A#7(#11) guitar chord chart with explanation

A#7(#11)

The C7(#11) is a dominant 7th chord, extended by an augmented 4th. Because the augmented 4th is a chord extension (it doesn’t belong to the basic chord consisting of root – 3rd or sus2 or sus4 – 5th – 7th or 6th), it is written as #11 in the chord symbol.

The C7(#11) consists of the tones C (1), E (3), G (5), Bb (7) and F# (#11). The 5th G will normally be dropped for the #11 that is located 1 half-step (1 fret) below and also doesn't sounds desirable here.

The #11 actually belongs to the group of altered tensions (like b9, #9 and b13), but it is interestingly most used where the other tensions should be played in there natural form (9, 13). This is the case when the dominant 7th chord doesn‘t resolve from V to I, like in the progression Fmaj7 Bb7(#11) Cmaj7 Am7 or the progression Fmaj7 G7(#11) Gm7 C7(9) Fmaj7.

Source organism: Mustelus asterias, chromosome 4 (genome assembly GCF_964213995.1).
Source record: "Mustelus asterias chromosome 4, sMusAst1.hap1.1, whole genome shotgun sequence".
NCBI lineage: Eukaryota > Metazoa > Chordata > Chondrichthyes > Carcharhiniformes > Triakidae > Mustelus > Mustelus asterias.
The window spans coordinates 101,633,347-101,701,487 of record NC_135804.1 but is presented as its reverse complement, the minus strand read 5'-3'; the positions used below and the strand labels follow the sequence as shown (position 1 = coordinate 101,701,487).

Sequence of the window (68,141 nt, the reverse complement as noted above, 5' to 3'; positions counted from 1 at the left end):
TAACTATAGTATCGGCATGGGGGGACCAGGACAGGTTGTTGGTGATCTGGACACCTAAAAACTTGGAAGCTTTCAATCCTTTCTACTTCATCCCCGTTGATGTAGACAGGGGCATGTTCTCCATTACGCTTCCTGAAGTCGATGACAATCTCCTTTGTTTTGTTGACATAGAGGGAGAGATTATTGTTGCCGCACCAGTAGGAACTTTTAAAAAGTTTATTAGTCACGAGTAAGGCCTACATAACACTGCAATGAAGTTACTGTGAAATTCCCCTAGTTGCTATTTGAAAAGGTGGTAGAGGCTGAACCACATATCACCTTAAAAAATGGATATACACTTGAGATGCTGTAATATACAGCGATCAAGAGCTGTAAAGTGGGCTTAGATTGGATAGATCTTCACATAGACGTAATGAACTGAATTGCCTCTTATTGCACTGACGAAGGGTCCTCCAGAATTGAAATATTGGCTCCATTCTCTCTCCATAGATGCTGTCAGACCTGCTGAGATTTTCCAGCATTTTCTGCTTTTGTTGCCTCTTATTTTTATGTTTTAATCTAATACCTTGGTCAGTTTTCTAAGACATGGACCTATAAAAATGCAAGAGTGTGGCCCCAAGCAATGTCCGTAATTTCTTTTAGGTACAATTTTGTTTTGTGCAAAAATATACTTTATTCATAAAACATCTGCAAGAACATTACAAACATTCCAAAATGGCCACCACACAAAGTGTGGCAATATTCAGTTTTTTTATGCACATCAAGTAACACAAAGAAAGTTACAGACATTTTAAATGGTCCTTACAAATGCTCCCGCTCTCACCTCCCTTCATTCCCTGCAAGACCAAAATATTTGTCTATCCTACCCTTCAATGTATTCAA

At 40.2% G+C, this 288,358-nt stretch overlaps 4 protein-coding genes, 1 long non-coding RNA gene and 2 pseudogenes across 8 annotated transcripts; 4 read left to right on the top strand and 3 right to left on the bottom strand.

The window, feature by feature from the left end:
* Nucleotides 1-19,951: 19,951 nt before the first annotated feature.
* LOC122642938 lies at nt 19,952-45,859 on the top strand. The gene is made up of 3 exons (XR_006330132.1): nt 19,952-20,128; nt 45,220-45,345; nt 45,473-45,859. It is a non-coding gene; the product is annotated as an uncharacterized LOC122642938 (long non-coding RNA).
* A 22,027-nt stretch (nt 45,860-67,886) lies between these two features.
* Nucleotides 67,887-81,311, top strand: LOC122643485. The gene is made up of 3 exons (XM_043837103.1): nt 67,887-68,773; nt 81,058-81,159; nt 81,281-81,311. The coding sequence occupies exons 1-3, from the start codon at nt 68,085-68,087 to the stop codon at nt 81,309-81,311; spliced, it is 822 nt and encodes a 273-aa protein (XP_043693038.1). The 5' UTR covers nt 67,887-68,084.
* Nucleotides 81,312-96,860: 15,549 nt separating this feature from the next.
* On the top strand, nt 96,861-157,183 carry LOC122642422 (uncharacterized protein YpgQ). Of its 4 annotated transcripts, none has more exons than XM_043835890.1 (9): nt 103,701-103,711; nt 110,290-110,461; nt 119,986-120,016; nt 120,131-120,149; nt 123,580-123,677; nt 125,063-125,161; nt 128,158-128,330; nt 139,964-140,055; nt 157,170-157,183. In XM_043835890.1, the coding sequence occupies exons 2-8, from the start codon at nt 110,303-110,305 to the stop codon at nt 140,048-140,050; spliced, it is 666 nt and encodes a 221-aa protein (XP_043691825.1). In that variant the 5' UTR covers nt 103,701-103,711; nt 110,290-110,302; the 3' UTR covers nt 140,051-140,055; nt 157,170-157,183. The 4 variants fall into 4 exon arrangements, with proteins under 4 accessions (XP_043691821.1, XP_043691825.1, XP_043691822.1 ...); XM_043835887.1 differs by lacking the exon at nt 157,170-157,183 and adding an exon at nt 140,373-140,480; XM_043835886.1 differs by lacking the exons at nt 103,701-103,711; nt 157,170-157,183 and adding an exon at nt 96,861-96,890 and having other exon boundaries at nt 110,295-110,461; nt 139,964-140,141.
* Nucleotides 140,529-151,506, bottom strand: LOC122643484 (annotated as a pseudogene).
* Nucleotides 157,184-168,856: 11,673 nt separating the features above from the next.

The most common application is the so called tritone substitution („sub five“): in a II-V-I progression the V7 chord is replaced ba a bII7(#11) chord, for example Dm7 Db7(#11) Cmaj7 is played instead of Dm7 G7(alt) Cmaj7. By the way, a Db7(#11) has the same tones as a G7(#11)!

A#7(#11)

The C7(#11) is a dominant 7th chord, extended by an augmented 4th. Because the augmented 4th is a chord extension (it doesn’t belong to the basic chord consisting of root – 3rd or sus2 or sus4 – 5th – 7th or 6th), it is written as #11 in the chord symbol.

The C7(#11) consists of the tones C (1), E (3), G (5), Bb (7) and F# (#11). The 5th G will normally be dropped for the #11 that is located 1 half-step (1 fret) below and also doesn't sounds desirable here.

The #11 actually belongs to the group of altered tensions (like b9, #9 and b13), but it is interestingly most used where the other tensions should be played in there natural form (9, 13). This is the case when the dominant 7th chord doesn‘t resolve from V to I, like in the progression Fmaj7 Bb7(#11) Cmaj7 Am7 or the progression Fmaj7 G7(#11) Gm7 C7(9) Fmaj7.

The most common application is the so called tritone substitution („sub five“): in a II-V-I progression the V7 chord is replaced ba a bII7(#11) chord, for example Dm7 Db7(#11) Cmaj7 is played instead of Dm7 G7(alt) Cmaj7. By the way, a Db7(#11) has the same tones as a G7(#11)!